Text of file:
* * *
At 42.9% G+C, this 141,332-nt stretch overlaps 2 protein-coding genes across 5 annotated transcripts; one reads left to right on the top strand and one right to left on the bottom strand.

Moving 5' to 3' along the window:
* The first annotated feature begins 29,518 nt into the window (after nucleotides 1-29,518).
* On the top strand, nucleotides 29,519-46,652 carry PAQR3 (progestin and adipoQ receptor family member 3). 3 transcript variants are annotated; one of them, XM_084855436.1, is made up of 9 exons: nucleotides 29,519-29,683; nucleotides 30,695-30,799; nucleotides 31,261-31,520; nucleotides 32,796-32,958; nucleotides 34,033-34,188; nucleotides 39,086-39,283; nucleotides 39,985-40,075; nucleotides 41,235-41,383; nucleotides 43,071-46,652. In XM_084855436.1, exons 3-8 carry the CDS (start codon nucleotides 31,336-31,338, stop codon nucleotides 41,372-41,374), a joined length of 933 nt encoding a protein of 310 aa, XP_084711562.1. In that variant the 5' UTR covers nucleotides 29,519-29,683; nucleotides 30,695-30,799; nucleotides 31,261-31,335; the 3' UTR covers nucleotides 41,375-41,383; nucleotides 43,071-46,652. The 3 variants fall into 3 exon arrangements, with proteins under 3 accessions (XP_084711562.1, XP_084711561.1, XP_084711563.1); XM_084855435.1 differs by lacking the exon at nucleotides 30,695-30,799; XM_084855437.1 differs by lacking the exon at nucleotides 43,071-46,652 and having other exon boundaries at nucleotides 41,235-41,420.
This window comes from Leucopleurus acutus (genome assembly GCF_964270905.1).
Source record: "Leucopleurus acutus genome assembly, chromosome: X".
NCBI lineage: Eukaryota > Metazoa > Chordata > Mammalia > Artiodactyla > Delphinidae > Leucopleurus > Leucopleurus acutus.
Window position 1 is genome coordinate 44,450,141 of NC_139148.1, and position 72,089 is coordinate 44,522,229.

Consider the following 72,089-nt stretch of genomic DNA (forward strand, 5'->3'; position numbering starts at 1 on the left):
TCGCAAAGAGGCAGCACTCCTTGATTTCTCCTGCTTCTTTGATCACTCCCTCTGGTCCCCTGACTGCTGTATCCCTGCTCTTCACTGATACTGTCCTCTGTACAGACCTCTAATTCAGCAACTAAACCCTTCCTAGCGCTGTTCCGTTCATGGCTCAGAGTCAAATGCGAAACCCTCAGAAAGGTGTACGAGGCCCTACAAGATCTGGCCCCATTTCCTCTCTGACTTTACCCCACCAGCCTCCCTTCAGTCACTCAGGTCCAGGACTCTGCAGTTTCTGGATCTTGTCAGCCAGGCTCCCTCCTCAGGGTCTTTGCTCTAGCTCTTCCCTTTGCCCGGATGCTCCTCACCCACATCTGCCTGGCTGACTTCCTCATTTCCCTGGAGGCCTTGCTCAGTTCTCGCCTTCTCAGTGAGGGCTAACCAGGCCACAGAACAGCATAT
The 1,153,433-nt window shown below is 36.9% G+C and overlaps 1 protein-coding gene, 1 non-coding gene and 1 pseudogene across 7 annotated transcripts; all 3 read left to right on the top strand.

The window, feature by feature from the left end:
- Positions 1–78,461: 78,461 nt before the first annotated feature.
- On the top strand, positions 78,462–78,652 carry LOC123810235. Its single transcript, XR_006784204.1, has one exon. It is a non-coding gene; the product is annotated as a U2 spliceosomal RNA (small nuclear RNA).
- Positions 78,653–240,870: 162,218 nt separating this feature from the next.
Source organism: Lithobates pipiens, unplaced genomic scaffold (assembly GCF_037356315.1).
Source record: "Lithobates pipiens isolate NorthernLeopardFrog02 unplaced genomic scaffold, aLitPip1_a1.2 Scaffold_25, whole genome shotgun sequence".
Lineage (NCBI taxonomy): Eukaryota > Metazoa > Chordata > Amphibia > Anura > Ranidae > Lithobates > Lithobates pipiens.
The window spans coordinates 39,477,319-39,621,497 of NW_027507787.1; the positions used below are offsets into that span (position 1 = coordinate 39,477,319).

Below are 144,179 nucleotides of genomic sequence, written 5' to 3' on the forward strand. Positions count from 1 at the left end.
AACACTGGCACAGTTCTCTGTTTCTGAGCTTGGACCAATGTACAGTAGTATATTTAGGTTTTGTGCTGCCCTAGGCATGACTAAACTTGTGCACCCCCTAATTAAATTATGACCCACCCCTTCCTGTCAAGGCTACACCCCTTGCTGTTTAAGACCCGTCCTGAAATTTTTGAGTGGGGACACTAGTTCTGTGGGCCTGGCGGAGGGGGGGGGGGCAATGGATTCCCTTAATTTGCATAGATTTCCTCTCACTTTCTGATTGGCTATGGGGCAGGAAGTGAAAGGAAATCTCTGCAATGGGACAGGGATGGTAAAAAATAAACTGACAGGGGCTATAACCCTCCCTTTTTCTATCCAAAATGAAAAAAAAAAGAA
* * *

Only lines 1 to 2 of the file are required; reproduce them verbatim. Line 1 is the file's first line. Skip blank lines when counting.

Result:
At 42.9% G+C, this 141,332-nt stretch overlaps 2 protein-coding genes across 5 annotated transcripts; one reads left to right on the top strand and one right to left on the bottom strand.

Moving 5' to 3' along the window: